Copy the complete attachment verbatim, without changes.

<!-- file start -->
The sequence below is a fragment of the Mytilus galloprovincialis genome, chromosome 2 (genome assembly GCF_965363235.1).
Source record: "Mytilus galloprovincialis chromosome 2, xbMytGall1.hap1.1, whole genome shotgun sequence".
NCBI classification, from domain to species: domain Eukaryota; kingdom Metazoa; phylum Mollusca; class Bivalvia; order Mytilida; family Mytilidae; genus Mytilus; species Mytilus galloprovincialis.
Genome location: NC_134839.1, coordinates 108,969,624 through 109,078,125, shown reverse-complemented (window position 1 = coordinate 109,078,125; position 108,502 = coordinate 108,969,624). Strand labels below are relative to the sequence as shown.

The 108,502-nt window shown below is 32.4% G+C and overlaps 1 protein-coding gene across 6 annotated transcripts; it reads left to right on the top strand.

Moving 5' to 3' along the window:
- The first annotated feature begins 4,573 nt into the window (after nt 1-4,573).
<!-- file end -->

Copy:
The sequence below is a fragment of the Mytilus galloprovincialis genome, chromosome 2 (genome assembly GCF_965363235.1).
Source record: "Mytilus galloprovincialis chromosome 2, xbMytGall1.hap1.1, whole genome shotgun sequence".
NCBI classification, from domain to species: domain Eukaryota; kingdom Metazoa; phylum Mollusca; class Bivalvia; order Mytilida; family Mytilidae; genus Mytilus; species Mytilus galloprovincialis.
Genome location: NC_134839.1, coordinates 108,969,624 through 109,078,125, shown reverse-complemented (window position 1 = coordinate 109,078,125; position 108,502 = coordinate 108,969,624). Strand labels below are relative to the sequence as shown.

The 108,502-nt window shown below is 32.4% G+C and overlaps 1 protein-coding gene across 6 annotated transcripts; it reads left to right on the top strand.

Moving 5' to 3' along the window:
- The first annotated feature begins 4,573 nt into the window (after nt 1-4,573).